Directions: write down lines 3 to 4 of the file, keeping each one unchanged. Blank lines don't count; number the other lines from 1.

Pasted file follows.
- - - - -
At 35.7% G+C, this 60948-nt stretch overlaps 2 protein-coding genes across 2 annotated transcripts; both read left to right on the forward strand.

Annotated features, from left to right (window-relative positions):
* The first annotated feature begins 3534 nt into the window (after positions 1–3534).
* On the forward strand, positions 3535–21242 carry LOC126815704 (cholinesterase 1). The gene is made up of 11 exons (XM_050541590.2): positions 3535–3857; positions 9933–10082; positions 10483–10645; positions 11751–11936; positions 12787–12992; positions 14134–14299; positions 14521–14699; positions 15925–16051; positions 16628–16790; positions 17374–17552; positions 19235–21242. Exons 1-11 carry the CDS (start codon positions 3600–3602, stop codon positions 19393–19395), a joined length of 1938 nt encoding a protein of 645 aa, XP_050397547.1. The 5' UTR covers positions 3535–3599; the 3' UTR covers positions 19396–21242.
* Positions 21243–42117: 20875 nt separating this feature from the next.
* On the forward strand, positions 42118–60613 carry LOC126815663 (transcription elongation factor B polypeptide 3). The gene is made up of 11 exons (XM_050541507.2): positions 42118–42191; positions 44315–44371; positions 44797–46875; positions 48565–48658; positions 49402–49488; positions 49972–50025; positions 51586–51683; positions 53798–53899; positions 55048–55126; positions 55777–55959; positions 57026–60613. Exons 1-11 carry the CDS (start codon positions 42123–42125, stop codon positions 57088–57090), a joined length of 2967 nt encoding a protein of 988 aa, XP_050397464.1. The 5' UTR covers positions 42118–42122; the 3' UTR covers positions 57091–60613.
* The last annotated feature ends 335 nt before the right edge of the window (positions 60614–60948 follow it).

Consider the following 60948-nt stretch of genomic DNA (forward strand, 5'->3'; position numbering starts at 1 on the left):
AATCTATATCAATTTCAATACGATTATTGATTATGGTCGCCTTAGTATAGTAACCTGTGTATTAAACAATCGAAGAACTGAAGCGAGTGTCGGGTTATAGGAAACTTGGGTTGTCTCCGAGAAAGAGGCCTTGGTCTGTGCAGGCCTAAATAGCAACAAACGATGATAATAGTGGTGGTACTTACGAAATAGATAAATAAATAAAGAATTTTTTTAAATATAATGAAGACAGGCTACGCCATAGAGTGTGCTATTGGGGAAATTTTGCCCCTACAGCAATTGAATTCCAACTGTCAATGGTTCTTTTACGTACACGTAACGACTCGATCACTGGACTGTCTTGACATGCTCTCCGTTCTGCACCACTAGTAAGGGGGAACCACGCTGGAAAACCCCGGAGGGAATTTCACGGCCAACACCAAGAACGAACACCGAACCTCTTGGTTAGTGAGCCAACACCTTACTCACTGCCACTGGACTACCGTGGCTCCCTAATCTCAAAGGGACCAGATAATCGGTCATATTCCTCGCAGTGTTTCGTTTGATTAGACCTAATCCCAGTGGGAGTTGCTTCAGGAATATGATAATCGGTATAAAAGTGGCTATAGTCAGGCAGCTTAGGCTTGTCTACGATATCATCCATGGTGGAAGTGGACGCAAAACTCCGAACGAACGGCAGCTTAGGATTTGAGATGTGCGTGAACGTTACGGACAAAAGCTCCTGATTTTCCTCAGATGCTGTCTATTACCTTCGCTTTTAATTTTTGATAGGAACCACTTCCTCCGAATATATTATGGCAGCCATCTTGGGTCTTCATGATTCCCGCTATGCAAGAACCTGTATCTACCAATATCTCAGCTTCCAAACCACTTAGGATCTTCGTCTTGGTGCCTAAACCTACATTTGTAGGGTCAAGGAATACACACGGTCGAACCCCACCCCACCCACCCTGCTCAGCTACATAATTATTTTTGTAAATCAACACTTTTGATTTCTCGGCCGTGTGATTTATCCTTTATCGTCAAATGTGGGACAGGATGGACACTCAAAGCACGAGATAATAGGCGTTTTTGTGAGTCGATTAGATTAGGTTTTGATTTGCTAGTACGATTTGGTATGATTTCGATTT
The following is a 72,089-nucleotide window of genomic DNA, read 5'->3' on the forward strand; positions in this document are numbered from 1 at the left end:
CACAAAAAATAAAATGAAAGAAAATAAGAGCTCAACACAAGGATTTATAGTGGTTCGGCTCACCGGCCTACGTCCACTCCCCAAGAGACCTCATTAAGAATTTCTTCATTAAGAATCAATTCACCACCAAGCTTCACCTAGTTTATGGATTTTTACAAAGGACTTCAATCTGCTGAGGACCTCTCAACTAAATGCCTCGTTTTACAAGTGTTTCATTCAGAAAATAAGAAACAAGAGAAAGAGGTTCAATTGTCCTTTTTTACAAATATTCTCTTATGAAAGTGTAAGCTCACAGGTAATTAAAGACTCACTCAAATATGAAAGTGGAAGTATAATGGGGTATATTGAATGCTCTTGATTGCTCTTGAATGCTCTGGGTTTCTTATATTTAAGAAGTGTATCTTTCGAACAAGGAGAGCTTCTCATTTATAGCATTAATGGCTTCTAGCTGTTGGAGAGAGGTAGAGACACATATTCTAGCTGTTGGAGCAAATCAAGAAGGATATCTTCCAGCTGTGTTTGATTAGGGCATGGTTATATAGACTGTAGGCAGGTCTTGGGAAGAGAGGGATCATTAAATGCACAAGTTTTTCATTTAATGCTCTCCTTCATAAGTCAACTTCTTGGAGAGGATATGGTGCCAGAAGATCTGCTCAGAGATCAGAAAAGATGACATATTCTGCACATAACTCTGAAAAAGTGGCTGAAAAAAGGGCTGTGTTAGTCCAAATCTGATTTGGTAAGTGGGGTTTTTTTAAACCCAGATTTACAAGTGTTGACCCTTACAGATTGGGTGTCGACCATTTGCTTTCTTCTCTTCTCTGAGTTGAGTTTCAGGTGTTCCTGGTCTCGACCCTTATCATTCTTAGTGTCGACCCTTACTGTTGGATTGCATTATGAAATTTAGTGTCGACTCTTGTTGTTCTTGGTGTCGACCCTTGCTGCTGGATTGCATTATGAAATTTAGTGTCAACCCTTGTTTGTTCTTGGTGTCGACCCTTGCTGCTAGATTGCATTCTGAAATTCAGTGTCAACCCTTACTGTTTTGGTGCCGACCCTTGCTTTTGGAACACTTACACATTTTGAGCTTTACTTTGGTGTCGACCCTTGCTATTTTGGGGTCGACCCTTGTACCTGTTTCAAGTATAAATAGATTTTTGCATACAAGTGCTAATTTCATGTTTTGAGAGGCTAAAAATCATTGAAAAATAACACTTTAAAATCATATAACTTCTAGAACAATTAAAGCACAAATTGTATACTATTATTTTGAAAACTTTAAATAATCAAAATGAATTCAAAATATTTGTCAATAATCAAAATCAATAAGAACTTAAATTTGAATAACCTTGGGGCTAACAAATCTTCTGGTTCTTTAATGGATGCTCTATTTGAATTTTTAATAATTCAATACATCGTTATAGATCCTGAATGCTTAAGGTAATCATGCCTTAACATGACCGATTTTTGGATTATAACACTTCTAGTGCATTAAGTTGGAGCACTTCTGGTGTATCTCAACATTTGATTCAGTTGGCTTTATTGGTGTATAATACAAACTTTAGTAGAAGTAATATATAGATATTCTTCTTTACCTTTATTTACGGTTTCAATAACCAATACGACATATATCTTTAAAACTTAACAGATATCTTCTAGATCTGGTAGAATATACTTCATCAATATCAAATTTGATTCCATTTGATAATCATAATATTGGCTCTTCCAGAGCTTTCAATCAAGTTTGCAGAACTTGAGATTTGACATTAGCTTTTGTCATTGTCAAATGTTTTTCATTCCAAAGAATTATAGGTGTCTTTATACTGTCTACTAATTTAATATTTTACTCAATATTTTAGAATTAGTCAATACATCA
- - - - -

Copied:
* The first annotated feature begins 3534 nt into the window (after positions 1–3534).
* On the forward strand, positions 3535–21242 carry LOC126815704 (cholinesterase 1). The gene is made up of 11 exons (XM_050541590.2): positions 3535–3857; positions 9933–10082; positions 10483–10645; positions 11751–11936; positions 12787–12992; positions 14134–14299; positions 14521–14699; positions 15925–16051; positions 16628–16790; positions 17374–17552; positions 19235–21242. Exons 1-11 carry the CDS (start codon positions 3600–3602, stop codon positions 19393–19395), a joined length of 1938 nt encoding a protein of 645 aa, XP_050397547.1. The 5' UTR covers positions 3535–3599; the 3' UTR covers positions 19396–21242.